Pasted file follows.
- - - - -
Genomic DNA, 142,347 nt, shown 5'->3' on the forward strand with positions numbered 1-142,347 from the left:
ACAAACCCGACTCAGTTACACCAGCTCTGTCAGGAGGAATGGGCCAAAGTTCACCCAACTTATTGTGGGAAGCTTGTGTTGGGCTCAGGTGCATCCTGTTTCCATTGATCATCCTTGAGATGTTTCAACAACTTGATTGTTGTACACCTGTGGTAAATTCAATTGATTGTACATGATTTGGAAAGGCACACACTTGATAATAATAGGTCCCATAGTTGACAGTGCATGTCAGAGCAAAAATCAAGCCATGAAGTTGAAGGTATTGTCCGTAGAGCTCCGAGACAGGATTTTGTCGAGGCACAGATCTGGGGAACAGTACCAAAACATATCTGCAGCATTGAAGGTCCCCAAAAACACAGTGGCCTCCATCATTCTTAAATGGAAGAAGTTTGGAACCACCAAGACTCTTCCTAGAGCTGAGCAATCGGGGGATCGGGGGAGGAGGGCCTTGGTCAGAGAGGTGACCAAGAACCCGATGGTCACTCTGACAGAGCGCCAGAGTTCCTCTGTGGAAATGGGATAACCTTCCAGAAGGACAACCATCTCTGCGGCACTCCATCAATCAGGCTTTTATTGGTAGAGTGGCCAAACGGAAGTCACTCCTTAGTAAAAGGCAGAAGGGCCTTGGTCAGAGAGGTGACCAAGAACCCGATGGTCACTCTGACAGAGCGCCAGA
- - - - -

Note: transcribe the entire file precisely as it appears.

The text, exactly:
Genomic DNA, 142,347 nt, shown 5'->3' on the forward strand with positions numbered 1-142,347 from the left:
ACAAACCCGACTCAGTTACACCAGCTCTGTCAGGAGGAATGGGCCAAAGTTCACCCAACTTATTGTGGGAAGCTTGTGTTGGGCTCAGGTGCATCCTGTTTCCATTGATCATCCTTGAGATGTTTCAACAACTTGATTGTTGTACACCTGTGGTAAATTCAATTGATTGTACATGATTTGGAAAGGCACACACTTGATAATAATAGGTCCCATAGTTGACAGTGCATGTCAGAGCAAAAATCAAGCCATGAAGTTGAAGGTATTGTCCGTAGAGCTCCGAGACAGGATTTTGTCGAGGCACAGATCTGGGGAACAGTACCAAAACATATCTGCAGCATTGAAGGTCCCCAAAAACACAGTGGCCTCCATCATTCTTAAATGGAAGAAGTTTGGAACCACCAAGACTCTTCCTAGAGCTGAGCAATCGGGGGATCGGGGGAGGAGGGCCTTGGTCAGAGAGGTGACCAAGAACCCGATGGTCACTCTGACAGAGCGCCAGAGTTCCTCTGTGGAAATGGGATAACCTTCCAGAAGGACAACCATCTCTGCGGCACTCCATCAATCAGGCTTTTATTGGTAGAGTGGCCAAACGGAAGTCACTCCTTAGTAAAAGGCAGAAGGGCCTTGGTCAGAGAGGTGACCAAGAACCCGATGGTCACTCTGACAGAGCGCCAGA